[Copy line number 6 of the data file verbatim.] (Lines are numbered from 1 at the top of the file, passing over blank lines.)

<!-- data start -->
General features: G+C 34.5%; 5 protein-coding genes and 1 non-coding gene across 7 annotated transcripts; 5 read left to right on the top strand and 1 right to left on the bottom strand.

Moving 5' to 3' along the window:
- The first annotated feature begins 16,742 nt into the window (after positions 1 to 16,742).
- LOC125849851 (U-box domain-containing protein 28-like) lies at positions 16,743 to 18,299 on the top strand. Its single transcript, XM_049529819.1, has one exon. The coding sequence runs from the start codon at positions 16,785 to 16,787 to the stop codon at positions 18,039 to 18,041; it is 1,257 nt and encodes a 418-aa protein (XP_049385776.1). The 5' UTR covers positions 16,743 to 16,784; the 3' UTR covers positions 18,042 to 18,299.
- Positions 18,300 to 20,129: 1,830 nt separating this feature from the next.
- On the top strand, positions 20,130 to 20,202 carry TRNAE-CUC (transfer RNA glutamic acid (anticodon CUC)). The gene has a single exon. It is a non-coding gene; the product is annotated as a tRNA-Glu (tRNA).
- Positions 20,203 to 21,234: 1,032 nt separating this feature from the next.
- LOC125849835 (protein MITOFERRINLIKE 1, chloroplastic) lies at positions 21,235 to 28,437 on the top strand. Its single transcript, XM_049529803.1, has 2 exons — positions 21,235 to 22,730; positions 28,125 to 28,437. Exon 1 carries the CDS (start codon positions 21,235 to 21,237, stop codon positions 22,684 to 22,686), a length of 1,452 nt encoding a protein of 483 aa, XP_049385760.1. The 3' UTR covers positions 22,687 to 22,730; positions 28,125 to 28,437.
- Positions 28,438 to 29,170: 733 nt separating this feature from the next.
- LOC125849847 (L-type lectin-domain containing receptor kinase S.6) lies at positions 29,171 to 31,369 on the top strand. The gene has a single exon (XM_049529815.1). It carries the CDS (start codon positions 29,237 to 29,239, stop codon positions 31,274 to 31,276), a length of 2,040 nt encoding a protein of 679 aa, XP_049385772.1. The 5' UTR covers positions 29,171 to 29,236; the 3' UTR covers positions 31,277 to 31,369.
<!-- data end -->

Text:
- On the top strand, positions 20,130 to 20,202 carry TRNAE-CUC (transfer RNA glutamic acid (anticodon CUC)). The gene has a single exon. It is a non-coding gene; the product is annotated as a tRNA-Glu (tRNA).